December 13, 2022
In the Federal Circuit decision in Amgen Inc. v. Sanofi, while invalidating two of Amgen’s antibody patents, the CAFC made the following statement regarding the enablement requirement of 35 U.S.C. §112.<... Read more
Kurt M. Berger, Ph.D.
August 16, 2022
The Federal Circuit recently affirmed a decision in the Eastern District of Virginia holding that the Patent Act unambiguously requires an inventor to be a natural person.<... Read more
January 27, 2022
An ongoing discussion in the field of artificial intelligence (AI) and patent law relates to the implications of AI toward the standard for a person having ordinary skill in the art (“PHOSITA”). While the PHOSITA is a legal fiction, resolving the level of ordinary skill in the pertinent art is one of the Graham factors enunciated by the Supreme Court in the framework for determining obviousness under 35 U.S.C. §103. <... Read more
October 7, 2021
by: Robert W. Downs, Ph.D.
My career includes work in research in artificial intelligence, patent examination at the U.S. Patent and Trademark Office, and patent application preparation and prosecution, all over a period of about 40 years. Over that period, I have completed three Masters Degree programs in computer-related fields. As a researcher, I have experienced the difficult challenge of not just writing computer programs in programming languages such as Fortran and Lisp, but getting the programs to work and actually produce desired results. As a patent examiner, I have experienced the difficult challenge of searching for prior art based on a high level description of an invention, as well as judging whether a computer-related invention is patentable under Section 101. As a patent agent, I have experienced a difficult challenge of preparing patent application for computer-related inventions, while keeping in mind a broad range of potential prior art and the high possibility of receiving a rejection under Section 101.<... Read more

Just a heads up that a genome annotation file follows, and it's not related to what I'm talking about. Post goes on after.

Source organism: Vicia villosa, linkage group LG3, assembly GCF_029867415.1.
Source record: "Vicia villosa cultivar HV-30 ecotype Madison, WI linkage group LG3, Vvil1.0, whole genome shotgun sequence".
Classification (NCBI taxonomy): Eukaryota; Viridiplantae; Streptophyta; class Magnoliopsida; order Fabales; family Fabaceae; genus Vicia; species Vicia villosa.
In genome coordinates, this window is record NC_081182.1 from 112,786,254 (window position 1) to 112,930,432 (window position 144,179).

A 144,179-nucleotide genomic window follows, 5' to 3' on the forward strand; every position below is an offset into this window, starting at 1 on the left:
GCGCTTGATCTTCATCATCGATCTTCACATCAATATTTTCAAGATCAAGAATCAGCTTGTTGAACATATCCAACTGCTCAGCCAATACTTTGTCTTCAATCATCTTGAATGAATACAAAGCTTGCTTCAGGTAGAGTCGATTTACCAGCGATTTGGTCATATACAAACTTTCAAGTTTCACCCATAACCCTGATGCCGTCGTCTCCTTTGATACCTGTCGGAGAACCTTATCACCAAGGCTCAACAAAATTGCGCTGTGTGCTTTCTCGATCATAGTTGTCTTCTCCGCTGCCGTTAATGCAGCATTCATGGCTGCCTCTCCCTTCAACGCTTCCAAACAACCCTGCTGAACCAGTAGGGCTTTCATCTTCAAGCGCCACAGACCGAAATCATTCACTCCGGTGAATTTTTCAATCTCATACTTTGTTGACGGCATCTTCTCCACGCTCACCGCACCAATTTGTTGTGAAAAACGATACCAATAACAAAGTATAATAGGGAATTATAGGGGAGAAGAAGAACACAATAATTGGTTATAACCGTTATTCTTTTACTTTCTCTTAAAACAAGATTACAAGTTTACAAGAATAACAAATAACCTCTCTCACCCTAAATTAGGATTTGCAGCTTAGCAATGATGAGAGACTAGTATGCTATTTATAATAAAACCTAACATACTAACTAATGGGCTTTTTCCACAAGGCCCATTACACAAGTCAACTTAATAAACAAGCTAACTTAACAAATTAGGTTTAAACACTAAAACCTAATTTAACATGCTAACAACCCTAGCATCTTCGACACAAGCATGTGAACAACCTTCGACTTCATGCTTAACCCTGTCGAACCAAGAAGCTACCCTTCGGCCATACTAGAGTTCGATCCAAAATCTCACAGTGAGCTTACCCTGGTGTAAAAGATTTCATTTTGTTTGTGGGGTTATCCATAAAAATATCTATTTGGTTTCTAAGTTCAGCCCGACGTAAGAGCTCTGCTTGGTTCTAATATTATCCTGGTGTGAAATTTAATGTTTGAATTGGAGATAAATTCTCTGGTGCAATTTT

May 28, 2021
Recently, I had the privilege of participating in a couple of virtual conferences as a panelist on issues related to artificial intelligence (AI) and intellectual property (IP). Normally when I participate as a speaker at a conference I speak on many of the issues you may have read in our previous blog posts. I tend to focus heavily on patent prosecution issues in obtaining an AI patent, whether in the U.S. or around the globe. However, these two recent panels had a particular focus on how to protect data as an asset. While the issue of protecting data (or information in general) has long been a grey area issue in the realm of IP, this issue has risen to the forefront due to AI and the rise of “Big Data.” <... Read more